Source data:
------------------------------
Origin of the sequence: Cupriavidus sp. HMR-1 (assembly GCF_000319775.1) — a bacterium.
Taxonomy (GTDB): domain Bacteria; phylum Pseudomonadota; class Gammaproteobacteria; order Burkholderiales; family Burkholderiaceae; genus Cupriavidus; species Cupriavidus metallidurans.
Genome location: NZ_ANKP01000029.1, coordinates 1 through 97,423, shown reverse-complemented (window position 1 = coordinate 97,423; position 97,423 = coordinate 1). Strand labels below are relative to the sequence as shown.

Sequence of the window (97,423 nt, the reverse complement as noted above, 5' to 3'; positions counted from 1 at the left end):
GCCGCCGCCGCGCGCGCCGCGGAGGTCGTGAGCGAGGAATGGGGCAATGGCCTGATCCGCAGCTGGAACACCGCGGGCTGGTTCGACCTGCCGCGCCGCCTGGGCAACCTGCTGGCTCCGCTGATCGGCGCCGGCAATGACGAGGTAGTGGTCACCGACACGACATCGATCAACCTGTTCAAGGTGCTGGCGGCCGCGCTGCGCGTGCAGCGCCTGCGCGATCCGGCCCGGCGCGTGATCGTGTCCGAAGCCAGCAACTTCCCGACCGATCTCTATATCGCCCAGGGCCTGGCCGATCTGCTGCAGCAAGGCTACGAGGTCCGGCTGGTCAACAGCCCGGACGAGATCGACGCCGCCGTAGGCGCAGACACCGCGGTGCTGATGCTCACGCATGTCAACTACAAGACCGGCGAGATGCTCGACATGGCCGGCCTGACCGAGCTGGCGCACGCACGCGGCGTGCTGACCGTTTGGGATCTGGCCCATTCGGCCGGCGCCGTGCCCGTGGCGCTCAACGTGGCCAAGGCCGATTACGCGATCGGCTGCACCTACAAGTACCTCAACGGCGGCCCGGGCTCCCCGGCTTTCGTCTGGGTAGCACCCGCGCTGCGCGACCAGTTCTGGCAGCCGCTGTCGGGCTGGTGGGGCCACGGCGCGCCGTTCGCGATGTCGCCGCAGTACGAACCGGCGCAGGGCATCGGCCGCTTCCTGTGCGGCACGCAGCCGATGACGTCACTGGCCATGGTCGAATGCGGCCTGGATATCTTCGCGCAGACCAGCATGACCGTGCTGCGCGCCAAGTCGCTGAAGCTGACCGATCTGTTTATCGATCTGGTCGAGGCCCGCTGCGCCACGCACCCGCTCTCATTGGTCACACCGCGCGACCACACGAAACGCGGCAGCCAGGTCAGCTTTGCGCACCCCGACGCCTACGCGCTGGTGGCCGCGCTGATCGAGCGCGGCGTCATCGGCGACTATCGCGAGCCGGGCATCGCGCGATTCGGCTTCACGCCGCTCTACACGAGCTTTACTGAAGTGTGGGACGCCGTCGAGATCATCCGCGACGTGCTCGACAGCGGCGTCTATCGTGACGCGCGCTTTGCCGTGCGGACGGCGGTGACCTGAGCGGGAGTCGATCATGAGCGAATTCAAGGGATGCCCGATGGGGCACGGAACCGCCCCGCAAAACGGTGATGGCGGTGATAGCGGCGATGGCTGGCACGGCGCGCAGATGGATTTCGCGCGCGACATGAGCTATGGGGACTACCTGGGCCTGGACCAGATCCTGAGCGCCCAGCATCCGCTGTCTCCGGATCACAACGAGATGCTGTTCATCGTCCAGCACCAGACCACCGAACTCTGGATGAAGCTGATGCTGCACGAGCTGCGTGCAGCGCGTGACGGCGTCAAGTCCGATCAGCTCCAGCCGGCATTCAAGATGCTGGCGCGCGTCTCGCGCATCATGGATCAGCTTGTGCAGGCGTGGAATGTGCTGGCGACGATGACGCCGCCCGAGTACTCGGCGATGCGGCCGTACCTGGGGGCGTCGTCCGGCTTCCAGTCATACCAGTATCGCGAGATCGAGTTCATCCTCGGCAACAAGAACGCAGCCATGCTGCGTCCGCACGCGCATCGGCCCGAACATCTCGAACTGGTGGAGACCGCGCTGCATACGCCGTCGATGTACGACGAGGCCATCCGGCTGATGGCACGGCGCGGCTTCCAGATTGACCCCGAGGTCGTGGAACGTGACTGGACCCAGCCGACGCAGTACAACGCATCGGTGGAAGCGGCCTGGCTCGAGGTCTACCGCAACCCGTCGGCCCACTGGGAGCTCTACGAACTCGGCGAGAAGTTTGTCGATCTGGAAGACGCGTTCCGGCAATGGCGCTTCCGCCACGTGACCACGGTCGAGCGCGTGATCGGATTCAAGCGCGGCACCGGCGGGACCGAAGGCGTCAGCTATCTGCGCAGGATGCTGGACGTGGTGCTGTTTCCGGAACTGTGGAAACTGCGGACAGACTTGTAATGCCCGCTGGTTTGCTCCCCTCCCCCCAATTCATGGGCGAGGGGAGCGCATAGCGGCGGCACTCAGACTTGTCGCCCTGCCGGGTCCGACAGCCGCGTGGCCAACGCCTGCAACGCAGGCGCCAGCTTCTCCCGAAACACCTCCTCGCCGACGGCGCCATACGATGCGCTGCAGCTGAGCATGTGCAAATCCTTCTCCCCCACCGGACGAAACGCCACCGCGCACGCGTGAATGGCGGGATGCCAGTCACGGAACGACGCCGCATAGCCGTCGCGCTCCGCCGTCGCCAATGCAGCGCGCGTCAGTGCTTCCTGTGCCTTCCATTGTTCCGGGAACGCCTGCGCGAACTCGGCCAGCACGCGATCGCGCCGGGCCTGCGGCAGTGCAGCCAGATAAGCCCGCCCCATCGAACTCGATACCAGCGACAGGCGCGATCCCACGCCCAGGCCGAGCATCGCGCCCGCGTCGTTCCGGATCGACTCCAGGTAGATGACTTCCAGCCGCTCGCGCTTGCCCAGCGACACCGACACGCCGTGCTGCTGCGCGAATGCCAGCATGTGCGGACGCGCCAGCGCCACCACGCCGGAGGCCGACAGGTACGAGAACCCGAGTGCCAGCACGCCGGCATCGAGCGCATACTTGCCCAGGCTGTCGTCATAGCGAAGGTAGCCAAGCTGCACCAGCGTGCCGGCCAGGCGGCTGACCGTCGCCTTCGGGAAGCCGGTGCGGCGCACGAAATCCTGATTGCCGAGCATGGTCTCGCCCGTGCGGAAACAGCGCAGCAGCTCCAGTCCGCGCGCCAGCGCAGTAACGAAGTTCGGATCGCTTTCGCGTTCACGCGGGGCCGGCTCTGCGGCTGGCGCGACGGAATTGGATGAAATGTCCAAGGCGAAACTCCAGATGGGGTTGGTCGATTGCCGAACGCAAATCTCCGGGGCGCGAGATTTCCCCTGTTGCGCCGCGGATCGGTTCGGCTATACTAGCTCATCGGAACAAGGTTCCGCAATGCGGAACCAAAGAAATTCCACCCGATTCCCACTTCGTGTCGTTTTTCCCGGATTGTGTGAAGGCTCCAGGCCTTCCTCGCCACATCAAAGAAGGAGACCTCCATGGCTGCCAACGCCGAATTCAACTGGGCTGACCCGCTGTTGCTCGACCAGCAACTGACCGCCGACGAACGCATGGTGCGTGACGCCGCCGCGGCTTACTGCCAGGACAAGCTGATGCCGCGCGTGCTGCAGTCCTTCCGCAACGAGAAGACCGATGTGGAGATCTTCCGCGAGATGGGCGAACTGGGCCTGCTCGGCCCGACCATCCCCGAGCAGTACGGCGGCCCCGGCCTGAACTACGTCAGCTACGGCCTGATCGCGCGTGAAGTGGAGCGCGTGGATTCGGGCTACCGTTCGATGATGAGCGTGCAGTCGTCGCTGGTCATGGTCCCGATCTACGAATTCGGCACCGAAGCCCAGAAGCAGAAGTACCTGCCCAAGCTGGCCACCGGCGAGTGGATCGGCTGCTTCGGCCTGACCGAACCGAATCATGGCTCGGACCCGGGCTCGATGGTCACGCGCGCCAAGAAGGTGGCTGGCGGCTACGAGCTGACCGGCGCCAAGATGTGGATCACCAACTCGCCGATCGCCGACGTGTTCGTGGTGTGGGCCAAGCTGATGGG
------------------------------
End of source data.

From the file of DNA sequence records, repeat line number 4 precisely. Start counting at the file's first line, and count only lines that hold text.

Sequence of the window (97,423 nt, the reverse complement as noted above, 5' to 3'; positions counted from 1 at the left end):